- Sandboxed-Container prevents potential risks based on container isolation
In a Sandboxed-Container runtime environment, applications that have potential security risks are deployed on sandboxed and lightweight virtual machines. Each of the virtual machines has a dedicated guest OS kernel. If a security vulnerability is detected on a guest OS kernel, the attack is limited to one sandbox and does not affect the host kernel or other containers. The Terway network plug-in allows you to define networking policies for pods. This enables system isolation, data isolation, and network isolation for sandboxed containers.
- Security risks of runC
- Scenario 2: Sandboxed-Container resolves common issues of runC containers, such as
fault spreading, resource contention, and performance interference.
Kubernetes provides easy deployment of different containers on a single node. However, cgroups are not optimized to address resource contention. Resource-intensive applications such as CPU-intensive and I/O-intensive applications may compete for the same resources. This causes significant fluctuations in response time and increases the overall response time. Exceptions or faults on an application may spread to the hosting node and disrupt the running of the cluster. For example, memory leaks and frequent core dumps of an application may overload the node, and exceptions on a container may trigger a host kernel bug that results in an entire system failure. Through dedicated guest OS kernels and hypervisors, Sandboxed-Container addresses the issues that are common with runC containers. The issues include failure spreading, resource contention, and performance interference.
- Scenario 3: Sandboxed-Container supports multi-tenant services.
An enterprise may need to isolate applications of multiple business lines or departments. For example, a finance department requires high security applications. However, other non-security-sensitive applications do not have high security requirements. Containers in runC fail to eliminate the potential risks brought by untrusted applications. In this scenario, you can implement the following countermeasures:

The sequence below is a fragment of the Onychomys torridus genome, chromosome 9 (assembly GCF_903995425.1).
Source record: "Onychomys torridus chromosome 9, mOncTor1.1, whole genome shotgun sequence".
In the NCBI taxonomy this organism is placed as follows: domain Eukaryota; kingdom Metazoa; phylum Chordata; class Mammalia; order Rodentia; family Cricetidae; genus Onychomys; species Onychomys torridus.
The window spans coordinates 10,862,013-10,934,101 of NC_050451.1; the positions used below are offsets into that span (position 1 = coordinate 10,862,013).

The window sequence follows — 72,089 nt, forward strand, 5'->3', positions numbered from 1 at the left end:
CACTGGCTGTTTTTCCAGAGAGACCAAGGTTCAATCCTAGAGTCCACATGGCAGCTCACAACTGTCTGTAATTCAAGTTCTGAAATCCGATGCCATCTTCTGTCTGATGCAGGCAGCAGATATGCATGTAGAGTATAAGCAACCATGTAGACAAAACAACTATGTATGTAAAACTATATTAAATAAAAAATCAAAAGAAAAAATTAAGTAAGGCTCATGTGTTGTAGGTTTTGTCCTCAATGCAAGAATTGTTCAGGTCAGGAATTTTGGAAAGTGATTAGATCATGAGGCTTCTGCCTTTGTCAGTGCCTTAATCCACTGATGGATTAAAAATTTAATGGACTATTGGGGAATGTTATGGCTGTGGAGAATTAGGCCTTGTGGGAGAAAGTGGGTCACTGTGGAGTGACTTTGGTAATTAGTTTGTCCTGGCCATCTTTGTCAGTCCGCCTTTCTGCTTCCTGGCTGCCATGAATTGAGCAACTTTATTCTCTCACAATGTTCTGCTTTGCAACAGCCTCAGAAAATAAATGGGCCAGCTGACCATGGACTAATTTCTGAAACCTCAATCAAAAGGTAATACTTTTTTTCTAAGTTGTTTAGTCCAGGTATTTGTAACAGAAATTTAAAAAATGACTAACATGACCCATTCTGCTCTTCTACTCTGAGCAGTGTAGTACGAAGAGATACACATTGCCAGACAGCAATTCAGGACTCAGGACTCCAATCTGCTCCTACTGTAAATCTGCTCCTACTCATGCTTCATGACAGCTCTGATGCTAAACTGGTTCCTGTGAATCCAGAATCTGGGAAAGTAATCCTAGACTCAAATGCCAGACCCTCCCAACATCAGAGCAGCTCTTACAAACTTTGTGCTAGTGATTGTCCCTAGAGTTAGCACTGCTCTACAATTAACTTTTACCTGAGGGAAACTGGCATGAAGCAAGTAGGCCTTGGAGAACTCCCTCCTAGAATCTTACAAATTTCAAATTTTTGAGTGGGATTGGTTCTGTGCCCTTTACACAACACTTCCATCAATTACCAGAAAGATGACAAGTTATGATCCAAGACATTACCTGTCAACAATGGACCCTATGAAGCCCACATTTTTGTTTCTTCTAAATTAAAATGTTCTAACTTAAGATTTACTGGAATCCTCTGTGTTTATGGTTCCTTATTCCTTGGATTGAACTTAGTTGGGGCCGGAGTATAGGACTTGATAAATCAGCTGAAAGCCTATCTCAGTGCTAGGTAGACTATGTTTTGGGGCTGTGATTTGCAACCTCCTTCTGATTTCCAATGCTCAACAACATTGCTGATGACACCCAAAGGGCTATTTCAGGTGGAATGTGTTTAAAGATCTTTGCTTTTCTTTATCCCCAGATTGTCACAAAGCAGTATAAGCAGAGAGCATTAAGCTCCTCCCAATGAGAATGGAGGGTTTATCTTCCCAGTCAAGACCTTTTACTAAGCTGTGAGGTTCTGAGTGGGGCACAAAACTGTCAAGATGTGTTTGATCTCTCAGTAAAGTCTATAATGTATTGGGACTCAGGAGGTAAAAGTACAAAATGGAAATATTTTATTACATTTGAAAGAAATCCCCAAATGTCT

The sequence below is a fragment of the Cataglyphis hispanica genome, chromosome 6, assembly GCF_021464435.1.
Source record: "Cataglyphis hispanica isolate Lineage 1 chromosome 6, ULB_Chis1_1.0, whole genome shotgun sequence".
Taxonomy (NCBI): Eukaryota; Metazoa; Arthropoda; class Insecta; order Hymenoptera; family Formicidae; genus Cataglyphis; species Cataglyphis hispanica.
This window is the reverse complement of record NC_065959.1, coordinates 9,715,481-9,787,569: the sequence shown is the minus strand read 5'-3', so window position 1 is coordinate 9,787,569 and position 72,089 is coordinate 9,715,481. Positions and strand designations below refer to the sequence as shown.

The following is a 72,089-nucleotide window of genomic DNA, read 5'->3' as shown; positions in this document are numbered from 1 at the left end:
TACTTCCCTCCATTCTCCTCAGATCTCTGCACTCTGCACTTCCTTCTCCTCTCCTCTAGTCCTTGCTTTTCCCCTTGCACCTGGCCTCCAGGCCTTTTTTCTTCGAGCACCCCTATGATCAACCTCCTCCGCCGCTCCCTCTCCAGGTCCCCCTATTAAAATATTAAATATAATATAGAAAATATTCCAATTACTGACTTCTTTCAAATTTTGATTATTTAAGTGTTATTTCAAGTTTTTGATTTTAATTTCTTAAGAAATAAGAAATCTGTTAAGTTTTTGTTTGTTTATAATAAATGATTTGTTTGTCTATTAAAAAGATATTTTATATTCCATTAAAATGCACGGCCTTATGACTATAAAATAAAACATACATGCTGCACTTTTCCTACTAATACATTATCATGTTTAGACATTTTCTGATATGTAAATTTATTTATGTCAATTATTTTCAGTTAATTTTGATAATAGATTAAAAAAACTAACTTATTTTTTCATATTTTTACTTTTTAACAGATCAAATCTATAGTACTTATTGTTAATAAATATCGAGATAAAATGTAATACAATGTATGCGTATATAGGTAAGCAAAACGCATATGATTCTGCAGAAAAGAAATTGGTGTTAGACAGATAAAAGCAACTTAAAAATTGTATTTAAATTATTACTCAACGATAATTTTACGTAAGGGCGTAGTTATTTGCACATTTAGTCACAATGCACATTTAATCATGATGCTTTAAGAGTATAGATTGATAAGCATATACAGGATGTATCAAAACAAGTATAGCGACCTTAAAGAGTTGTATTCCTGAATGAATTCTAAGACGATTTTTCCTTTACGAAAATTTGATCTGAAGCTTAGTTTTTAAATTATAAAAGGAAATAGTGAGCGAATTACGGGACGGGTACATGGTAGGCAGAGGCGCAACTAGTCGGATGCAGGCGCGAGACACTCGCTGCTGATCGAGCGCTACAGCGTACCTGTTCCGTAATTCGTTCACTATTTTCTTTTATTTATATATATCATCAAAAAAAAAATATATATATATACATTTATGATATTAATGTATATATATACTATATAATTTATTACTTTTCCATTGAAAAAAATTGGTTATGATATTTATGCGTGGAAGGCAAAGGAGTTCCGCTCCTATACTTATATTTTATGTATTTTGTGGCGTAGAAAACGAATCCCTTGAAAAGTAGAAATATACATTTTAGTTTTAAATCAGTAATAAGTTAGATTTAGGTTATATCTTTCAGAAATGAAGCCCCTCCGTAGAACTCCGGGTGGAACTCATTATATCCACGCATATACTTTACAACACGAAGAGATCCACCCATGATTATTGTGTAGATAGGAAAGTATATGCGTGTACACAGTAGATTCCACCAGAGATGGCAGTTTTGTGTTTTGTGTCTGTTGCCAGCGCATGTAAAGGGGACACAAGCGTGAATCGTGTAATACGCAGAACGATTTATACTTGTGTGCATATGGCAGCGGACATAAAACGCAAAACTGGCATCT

Sandboxed-Container allows you to isolate untrusted applications by using sandboxed virtual machines. This prevents the risks of container escapes. This also allows you to deploy different containerized applications on each node, which brings the following benefits:
- Deploy multiple independent single-tenant clusters. For example, deploy financial business and other non-security-sensitive business in different clusters.
- Deploy a multi-tenant cluster and separate applications of different business lines by using namespaces. The resource of a node is exclusive to a single business line. This solution provides data isolation for coordination with the resource quotas and network policies to implement multi-tenant isolation. Compared with multiple single-tenant clusters, this solution focuses on fewer management planes and thus reduces management costs. However, this solution cannot avoid resource waste on nodes caused by low resource utilization of some tenants.
- Resource scheduling is simplified.
- A node is no longer exclusive to a service. This improves node resource usage and reduces resource fragments and cluster resource costs.
- Sandboxed containers use lightweight virtual machines to provide almost the same performance as containers in runC.